(above photo) Feathered Friends Forever “Special Needs” Bird cages in foreground,  Birds On The Brink Sanctuary Flight in background.

How did Birds on the Brink come about? It was a brainchild of Maxine Jones, the visionary for our new sanctuary, Birds On The Brink. Here, in her own words:

“Years ago, I had a beloved Moluccan Cockatoo named Shashi who was a great companion and loads of fun. He used to do the laundry and the dishes with me. But at one point I said, this isn’t right. He started to get uncomfortable and pull out his feathers, as he wasn’t doing too well in the environment. He wasn’t a bird, he was a pet. I brought him to Feathered Friends Forever, the only bird rescue in the country that would allow him to be in a flight and not a cage. I just didn’t feel right putting him into another home environment where he wouldn’t have been allowed to be a fully flighted bird. He’s been there now 10 years, is fully flighted, has many friends and is the happiest bird ever.

“What’s amazing about this is that, Ron Johnson, who started Feathered Friends Forever, at that time also had a Moluccan Cockatoo named Oscar. And he had an African Grey parrot named Pepper. I had an African Grey named Fred! We both had the exact same birds!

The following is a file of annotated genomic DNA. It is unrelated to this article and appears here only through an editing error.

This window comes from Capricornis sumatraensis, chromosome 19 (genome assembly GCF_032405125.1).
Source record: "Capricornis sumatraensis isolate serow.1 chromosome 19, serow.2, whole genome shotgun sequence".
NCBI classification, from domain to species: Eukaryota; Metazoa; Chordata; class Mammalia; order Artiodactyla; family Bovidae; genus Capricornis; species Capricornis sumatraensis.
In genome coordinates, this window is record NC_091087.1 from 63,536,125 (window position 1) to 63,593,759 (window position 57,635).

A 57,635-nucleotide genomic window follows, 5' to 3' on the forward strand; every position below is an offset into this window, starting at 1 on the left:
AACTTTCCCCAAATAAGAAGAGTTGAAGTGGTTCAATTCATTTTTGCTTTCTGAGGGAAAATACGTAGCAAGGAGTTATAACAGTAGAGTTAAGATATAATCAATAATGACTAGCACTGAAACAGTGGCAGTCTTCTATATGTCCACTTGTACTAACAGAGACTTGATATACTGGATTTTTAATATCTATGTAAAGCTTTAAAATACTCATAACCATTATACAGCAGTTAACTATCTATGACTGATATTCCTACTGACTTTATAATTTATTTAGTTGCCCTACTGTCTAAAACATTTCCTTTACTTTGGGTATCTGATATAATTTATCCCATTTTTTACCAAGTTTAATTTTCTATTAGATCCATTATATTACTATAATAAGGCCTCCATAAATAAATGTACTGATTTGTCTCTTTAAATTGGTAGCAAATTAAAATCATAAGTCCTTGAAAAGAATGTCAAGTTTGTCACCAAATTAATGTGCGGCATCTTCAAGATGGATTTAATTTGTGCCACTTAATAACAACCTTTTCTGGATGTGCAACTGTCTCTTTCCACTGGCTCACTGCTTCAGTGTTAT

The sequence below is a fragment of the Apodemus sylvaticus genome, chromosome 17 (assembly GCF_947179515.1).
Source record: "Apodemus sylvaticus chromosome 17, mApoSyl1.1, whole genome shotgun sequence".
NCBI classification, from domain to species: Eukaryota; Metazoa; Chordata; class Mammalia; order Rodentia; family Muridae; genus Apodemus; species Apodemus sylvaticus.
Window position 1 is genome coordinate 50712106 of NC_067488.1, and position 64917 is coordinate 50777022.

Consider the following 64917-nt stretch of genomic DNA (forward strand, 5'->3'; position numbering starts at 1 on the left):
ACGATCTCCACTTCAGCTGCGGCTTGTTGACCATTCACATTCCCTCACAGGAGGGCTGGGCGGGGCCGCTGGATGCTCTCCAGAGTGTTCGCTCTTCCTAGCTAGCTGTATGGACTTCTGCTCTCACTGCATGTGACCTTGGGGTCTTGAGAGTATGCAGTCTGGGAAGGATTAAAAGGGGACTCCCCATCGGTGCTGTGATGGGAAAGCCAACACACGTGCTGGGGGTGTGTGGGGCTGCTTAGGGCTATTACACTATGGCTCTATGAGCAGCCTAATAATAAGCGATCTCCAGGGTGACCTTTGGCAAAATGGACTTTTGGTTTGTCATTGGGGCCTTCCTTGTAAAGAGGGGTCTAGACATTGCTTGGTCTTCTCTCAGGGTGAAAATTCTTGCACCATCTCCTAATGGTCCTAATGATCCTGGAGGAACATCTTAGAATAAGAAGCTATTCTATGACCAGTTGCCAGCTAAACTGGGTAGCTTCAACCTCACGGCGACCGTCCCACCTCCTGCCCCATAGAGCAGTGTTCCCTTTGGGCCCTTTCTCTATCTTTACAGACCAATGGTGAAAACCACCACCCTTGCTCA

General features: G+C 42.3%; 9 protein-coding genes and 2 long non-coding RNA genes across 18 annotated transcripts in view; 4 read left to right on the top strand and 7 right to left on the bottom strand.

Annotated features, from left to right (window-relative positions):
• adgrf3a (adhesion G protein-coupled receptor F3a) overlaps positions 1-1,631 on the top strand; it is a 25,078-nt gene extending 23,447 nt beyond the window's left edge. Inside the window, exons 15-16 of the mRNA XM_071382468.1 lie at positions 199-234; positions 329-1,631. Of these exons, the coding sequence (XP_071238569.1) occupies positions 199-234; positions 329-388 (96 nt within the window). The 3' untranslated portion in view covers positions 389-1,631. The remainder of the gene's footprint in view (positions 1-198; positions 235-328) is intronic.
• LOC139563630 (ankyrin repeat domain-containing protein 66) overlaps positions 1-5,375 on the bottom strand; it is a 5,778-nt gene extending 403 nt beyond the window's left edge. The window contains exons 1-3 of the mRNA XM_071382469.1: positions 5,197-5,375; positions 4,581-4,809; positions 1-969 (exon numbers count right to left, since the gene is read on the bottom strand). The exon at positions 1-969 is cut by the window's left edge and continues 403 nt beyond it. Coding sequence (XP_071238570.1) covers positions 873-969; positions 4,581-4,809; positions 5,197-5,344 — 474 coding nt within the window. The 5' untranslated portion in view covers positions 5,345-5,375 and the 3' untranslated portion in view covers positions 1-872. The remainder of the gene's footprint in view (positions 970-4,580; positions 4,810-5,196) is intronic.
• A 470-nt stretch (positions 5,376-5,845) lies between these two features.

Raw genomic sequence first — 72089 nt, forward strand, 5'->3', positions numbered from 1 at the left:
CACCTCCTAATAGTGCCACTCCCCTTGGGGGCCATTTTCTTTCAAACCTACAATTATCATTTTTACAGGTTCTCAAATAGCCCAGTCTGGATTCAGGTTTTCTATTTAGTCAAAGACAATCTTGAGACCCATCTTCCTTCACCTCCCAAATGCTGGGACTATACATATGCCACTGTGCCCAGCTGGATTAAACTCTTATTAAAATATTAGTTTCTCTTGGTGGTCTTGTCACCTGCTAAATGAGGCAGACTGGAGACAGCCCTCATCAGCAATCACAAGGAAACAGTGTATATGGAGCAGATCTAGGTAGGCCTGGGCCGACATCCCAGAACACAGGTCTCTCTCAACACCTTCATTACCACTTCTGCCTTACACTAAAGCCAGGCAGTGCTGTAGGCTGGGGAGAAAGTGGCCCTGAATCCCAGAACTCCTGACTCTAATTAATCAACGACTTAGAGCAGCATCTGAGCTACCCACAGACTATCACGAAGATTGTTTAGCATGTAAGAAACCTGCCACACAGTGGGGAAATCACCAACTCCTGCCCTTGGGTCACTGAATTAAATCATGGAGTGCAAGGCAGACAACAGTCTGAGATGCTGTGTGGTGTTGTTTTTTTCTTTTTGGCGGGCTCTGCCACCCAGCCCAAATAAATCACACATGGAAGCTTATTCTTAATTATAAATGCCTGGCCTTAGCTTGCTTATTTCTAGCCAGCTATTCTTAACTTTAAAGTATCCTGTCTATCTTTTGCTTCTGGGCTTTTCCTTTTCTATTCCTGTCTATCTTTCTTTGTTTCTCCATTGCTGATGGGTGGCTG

Feather Friends Forever in foreground and Birds On The Brink Sanctuary in background

“These birds have very long lives, you know. At the Birds on the Brink Sanctuary, we’re looking at these birds living up to 100 years or more. Right now we have one that’s 84. And as a sanctuary, we can provide things for these birds that a rescue operation cannot. For example, Blue Parrots adore macadamia nuts. But those are not sold in the USA, so we import them for this particular species. And Macaws love to be up on a clay cliff, their natural habitat. We import that clay and create the cliff for them.

“Sanctuaries are homes for those things that we can take care of that are not going to be adopted out. Not going into people’s homes. These are not pets. And unlike a rescue or birds living in people’s homes, these birds are fully flighted. If they don’t know how to fly when they come (because their feathers have been clipped living in captivity), they have no idea that they can fly! Once they are fully feathered, which takes a year, they have to be taught how to fly. A sanctuary is where they can do that.

“The flight they’re in allows them to fly and seek the place where they are most comfortable. If they like being on a cliff, they go to the top of the enclosure. If they like to sit on a tree branch, they sit on that level. In a bush, they can be there. If they’re ground beaters, they walk along the ground.

“But even in a flighted environment, it takes a parrot 3-5 years to adapt and adjust to a new family. Dogs can in a few months.”

 By Heidi Walter, contributing writer, Feathered Friends Forever

Editor/Writer at BirdsontheBrink.com

 

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